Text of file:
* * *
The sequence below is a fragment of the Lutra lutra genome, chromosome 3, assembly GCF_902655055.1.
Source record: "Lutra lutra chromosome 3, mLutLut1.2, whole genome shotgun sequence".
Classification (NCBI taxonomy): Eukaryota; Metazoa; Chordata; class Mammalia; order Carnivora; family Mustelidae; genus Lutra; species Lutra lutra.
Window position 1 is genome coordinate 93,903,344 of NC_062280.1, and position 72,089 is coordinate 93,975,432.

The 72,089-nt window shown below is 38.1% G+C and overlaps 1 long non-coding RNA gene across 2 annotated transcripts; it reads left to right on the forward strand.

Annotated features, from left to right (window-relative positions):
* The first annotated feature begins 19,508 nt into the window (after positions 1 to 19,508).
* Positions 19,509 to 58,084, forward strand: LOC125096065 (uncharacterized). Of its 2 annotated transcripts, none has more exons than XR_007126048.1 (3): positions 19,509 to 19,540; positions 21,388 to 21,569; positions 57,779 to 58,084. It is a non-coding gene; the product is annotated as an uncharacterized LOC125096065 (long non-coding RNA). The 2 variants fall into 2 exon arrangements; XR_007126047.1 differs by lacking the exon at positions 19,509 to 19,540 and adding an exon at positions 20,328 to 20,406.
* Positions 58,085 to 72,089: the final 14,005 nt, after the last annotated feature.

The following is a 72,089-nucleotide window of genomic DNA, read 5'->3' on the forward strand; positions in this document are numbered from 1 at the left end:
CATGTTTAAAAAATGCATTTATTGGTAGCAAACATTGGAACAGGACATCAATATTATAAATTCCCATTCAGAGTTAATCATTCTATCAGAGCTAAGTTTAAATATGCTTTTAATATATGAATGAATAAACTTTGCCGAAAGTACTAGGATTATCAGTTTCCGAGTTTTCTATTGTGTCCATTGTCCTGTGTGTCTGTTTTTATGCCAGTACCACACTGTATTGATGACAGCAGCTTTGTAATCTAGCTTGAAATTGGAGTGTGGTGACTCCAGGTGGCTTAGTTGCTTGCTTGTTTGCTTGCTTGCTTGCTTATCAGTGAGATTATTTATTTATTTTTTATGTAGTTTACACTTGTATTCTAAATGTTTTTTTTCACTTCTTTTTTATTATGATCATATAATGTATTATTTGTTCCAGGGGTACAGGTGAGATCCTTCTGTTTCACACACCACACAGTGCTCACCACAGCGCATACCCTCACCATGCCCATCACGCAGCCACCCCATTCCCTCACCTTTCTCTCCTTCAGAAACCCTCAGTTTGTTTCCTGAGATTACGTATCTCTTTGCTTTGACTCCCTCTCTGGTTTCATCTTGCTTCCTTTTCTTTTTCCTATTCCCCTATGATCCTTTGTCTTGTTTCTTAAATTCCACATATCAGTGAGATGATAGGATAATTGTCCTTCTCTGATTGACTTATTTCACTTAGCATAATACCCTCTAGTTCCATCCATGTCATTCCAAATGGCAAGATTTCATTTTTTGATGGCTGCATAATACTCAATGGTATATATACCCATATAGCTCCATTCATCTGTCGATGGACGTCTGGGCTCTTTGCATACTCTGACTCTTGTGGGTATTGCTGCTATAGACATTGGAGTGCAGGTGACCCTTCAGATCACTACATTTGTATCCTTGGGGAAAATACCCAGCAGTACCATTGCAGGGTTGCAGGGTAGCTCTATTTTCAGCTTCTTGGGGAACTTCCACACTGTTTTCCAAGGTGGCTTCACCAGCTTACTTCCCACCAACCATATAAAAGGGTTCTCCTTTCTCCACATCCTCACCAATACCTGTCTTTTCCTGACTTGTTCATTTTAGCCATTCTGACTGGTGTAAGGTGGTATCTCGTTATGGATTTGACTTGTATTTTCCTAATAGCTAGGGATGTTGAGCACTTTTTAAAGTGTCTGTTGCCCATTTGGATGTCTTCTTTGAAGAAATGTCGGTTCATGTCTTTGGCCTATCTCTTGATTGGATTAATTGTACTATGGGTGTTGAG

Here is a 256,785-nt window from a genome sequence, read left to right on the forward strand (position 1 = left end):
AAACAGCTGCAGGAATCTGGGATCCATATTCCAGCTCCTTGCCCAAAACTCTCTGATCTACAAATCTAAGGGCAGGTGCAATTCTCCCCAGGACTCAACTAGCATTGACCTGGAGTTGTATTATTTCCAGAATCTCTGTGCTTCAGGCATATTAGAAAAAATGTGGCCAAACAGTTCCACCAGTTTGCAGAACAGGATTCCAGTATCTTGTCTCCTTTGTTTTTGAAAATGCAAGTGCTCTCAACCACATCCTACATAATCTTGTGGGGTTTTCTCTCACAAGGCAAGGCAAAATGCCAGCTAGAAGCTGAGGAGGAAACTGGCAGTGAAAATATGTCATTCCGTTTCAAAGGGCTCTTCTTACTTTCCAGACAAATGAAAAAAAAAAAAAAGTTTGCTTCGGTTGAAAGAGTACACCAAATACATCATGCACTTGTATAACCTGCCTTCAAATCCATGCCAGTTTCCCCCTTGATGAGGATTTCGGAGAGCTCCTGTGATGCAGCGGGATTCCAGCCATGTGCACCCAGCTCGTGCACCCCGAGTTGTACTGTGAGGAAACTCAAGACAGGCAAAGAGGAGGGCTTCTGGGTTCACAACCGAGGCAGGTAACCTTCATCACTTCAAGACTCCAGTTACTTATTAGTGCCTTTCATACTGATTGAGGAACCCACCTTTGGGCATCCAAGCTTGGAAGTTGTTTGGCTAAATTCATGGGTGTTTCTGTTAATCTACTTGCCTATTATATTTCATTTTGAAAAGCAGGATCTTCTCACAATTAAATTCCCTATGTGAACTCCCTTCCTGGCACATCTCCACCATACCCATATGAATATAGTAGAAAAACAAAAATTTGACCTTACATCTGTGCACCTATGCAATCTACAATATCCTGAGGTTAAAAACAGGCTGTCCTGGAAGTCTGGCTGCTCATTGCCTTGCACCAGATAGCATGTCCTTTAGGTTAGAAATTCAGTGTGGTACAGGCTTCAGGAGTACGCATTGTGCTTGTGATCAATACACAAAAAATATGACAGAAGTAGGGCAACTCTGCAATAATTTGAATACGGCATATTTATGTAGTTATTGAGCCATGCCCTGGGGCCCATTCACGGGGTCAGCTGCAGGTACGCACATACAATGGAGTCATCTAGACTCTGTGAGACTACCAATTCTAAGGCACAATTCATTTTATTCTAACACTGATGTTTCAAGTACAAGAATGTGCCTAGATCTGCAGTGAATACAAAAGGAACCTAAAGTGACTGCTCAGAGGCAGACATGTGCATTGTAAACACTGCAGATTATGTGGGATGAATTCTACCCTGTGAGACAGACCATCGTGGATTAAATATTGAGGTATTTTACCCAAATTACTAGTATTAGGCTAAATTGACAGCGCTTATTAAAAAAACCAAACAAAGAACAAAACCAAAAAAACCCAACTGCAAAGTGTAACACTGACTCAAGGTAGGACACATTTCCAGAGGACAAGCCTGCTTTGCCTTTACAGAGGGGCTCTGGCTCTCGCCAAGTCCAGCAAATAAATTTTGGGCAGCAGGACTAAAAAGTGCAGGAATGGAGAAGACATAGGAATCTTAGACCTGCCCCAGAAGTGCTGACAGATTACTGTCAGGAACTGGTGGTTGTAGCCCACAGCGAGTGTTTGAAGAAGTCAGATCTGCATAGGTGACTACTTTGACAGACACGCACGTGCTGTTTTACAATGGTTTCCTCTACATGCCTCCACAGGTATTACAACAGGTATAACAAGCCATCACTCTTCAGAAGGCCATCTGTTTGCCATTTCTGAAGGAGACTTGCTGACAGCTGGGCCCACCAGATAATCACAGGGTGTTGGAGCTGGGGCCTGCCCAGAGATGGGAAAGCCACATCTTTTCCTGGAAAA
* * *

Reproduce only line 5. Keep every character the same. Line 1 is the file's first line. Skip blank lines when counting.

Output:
The 72,089-nt window shown below is 38.1% G+C and overlaps 1 long non-coding RNA gene across 2 annotated transcripts; it reads left to right on the forward strand.